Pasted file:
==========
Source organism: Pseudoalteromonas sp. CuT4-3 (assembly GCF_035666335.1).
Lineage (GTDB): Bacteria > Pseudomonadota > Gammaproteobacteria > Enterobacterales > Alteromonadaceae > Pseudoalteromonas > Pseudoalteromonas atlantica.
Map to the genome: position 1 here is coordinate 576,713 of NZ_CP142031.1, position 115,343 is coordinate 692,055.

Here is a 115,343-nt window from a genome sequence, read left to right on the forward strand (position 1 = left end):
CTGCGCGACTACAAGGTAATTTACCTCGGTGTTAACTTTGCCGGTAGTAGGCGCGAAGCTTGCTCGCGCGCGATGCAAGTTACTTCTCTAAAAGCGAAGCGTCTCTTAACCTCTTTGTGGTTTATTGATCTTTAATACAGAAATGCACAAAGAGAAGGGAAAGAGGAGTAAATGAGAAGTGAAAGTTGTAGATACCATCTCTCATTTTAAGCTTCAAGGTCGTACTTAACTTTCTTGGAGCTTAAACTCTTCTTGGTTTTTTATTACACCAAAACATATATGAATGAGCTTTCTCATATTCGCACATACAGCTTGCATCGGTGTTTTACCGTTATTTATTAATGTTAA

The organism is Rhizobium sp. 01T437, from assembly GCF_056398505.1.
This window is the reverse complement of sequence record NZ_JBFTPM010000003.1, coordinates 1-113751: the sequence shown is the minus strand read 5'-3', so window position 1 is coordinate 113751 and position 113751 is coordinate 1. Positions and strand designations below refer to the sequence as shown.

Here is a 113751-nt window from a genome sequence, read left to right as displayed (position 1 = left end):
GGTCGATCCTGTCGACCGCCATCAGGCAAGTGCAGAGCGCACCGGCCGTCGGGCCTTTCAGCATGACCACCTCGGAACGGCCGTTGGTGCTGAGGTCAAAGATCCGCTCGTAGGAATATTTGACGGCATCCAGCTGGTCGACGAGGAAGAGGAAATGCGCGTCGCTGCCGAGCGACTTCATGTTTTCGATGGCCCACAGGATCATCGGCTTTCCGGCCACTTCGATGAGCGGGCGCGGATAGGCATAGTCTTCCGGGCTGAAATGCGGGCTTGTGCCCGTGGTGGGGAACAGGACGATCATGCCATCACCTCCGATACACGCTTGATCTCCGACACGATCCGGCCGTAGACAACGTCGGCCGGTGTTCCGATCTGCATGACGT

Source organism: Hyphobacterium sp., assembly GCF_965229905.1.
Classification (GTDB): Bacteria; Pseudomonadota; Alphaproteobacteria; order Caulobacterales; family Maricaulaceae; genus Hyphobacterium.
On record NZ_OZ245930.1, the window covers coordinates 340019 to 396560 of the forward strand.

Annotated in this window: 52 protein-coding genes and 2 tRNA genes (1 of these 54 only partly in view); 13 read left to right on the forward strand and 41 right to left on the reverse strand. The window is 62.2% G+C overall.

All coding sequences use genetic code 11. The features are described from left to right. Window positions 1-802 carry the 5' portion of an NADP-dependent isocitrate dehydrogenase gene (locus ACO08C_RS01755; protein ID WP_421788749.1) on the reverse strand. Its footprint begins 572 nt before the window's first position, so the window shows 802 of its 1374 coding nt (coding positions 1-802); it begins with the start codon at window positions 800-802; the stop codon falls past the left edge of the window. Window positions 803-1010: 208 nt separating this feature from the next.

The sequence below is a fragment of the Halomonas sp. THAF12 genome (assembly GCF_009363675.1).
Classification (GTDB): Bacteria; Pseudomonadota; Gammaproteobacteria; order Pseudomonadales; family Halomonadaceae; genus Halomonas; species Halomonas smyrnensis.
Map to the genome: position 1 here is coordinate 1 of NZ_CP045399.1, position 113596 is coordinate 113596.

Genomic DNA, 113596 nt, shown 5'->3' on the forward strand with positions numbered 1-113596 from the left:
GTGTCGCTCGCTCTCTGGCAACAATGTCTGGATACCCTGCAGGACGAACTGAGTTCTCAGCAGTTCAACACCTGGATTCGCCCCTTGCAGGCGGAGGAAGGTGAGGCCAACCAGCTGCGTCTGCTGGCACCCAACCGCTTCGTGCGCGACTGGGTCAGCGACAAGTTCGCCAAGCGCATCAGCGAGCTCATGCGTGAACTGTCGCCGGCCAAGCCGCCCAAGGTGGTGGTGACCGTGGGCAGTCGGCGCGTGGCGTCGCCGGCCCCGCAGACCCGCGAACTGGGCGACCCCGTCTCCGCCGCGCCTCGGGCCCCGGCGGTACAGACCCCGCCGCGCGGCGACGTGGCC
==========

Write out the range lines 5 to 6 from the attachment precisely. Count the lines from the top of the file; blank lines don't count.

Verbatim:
CTGCGCGACTACAAGGTAATTTACCTCGGTGTTAACTTTGCCGGTAGTAGGCGCGAAGCTTGCTCGCGCGCGATGCAAGTTACTTCTCTAAAAGCGAAGCGTCTCTTAACCTCTTTGTGGTTTATTGATCTTTAATACAGAAATGCACAAAGAGAAGGGAAAGAGGAGTAAATGAGAAGTGAAAGTTGTAGATACCATCTCTCATTTTAAGCTTCAAGGTCGTACTTAACTTTCTTGGAGCTTAAACTCTTCTTGGTTTTTTATTACACCAAAACATATATGAATGAGCTTTCTCATATTCGCACATACAGCTTGCATCGGTGTTTTACCGTTATTTATTAATGTTAA

The organism is Rhizobium sp. 01T437, from assembly GCF_056398505.1.